Although vaccines are being rolled out around the world, offices are still largely vacant as major companies solidify their plans to incorporate remote working in the long term.
This means bad news for the coworking industry. WeWork has walked away from several locations, while Knotel recently filed for Chapter 11 bankruptcy.
It appears that there are very few operators that have not been impacted by pandemic. However, this does not necessarily mean that the industry is going to disappear. Instead, it will need to adjust and adopt a new approach that will play a helpful role in the post-pandemic workplace.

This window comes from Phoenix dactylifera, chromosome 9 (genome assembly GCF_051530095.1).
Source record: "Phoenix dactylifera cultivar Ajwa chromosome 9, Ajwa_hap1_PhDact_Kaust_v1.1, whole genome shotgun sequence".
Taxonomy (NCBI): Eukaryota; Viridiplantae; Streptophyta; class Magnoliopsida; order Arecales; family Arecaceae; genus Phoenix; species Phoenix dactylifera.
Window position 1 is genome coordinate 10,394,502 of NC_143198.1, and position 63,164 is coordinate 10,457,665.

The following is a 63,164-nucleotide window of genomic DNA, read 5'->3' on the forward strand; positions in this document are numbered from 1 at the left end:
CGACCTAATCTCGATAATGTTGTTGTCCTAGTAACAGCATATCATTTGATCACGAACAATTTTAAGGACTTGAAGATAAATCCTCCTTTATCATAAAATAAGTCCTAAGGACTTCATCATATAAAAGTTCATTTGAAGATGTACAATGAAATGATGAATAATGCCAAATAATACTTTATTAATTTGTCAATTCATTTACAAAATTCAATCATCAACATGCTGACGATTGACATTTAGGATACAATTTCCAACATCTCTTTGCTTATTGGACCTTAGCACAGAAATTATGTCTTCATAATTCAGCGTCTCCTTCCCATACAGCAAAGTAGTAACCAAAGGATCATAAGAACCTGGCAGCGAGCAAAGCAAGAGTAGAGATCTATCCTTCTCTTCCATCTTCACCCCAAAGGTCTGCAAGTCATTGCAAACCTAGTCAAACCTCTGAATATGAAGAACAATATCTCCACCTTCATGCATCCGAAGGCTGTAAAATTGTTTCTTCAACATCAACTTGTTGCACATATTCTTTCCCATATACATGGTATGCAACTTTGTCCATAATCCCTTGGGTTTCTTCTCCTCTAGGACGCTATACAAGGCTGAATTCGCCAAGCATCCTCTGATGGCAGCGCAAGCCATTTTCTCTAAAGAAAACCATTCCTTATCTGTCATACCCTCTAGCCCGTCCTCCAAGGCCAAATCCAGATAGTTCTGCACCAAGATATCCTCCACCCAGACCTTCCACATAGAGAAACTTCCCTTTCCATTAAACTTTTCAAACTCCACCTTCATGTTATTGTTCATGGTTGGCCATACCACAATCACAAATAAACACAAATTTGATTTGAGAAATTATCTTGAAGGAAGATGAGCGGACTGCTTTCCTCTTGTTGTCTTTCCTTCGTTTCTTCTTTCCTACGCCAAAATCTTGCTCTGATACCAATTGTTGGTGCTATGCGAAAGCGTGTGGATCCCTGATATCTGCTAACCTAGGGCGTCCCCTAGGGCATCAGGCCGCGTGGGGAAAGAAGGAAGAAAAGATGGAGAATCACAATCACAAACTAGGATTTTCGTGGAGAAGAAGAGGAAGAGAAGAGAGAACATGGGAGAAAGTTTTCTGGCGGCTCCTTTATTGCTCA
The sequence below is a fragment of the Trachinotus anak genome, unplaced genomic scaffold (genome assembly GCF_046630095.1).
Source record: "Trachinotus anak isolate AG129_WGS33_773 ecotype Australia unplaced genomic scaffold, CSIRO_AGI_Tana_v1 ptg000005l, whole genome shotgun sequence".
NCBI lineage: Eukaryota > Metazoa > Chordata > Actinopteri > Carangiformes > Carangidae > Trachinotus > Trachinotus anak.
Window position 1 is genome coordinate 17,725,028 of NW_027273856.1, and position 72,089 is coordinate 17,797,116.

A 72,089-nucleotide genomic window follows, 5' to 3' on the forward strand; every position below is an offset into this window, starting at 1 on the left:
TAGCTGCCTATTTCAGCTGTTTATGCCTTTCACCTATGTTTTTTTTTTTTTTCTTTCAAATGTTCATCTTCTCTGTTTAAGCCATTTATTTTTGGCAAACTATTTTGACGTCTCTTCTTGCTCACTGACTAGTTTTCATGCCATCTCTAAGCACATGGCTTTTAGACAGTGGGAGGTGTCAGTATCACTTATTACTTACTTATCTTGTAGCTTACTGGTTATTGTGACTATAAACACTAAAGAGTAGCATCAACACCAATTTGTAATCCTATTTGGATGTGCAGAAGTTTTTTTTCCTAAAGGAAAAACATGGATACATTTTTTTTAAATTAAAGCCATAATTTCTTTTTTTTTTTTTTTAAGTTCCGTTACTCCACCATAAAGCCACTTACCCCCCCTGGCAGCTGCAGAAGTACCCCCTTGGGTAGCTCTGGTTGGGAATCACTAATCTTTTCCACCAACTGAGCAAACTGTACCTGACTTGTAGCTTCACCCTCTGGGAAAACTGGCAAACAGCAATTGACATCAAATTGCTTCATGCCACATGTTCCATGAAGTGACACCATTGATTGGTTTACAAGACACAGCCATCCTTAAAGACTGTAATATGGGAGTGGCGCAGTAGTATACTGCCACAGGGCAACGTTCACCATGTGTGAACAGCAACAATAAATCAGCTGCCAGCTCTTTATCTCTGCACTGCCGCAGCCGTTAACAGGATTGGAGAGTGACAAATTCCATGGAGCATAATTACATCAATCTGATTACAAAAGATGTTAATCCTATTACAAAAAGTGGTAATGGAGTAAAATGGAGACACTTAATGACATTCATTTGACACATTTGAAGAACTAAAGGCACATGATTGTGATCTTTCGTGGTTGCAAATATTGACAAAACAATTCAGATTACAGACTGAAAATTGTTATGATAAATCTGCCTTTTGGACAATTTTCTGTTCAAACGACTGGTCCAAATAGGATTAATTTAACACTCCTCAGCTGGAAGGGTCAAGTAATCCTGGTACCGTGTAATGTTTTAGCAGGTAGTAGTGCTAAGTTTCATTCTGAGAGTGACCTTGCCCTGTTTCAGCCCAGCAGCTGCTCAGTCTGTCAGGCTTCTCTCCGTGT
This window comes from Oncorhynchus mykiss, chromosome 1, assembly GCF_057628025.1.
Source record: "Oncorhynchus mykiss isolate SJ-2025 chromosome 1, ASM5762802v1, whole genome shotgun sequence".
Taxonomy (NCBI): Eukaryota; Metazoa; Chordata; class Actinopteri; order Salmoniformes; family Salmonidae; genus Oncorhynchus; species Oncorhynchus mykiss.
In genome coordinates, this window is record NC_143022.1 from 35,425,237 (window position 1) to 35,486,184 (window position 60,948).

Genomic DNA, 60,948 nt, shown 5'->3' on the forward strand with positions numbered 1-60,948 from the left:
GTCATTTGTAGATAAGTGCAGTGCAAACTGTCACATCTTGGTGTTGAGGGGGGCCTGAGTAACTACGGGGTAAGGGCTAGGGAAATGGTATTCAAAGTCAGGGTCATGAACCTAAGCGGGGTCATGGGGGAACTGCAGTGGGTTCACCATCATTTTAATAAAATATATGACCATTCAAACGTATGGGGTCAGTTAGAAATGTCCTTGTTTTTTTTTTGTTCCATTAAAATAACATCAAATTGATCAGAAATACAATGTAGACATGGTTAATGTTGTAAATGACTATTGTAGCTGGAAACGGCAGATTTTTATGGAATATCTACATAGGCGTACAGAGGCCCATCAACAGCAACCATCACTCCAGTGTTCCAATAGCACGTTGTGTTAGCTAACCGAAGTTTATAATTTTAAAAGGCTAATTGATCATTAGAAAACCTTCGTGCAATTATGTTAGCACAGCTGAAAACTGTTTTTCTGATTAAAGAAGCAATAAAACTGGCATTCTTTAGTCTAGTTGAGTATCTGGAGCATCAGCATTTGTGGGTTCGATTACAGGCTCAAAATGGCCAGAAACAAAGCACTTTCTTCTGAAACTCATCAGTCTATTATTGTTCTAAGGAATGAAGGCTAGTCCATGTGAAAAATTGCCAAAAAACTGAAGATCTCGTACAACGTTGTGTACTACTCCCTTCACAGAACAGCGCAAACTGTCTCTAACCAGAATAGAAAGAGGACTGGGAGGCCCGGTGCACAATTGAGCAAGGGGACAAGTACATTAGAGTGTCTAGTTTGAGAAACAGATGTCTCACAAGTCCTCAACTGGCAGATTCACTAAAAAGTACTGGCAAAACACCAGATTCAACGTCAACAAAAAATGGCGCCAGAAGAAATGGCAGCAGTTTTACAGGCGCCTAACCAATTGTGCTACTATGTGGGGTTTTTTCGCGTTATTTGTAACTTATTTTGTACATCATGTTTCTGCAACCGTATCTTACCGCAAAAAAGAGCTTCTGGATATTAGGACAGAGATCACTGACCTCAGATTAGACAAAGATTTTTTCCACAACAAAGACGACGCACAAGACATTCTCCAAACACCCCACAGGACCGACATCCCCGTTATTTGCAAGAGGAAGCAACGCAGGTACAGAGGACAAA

“Coworking going forward, for the survivors of the pandemic, are actually in a very good niche of office space,” said Alexander Snyder, an analyst at CenterSquare Investment Management. “In a post-pandemic world, we have very firmly established flexibility for the average office worker.”
Flexibility has been bolstered as one of the optimal ways to bring employees back into the office. Workers want the ability to have a workspace outside of their homes, but may not want to commute to the company’s main office.
Even tenants whose leases are about to expire may turn to flex to keep a workspace option in the meantime until they figure out their next real estate move.
So even despite the general grim nature of the industry at the moment, there are some glimmers of hope. The Yard announced it would be converting a closed hotel into a flexible office space, while The Wing recently received funding from the world’s largest flexible office operator IWG.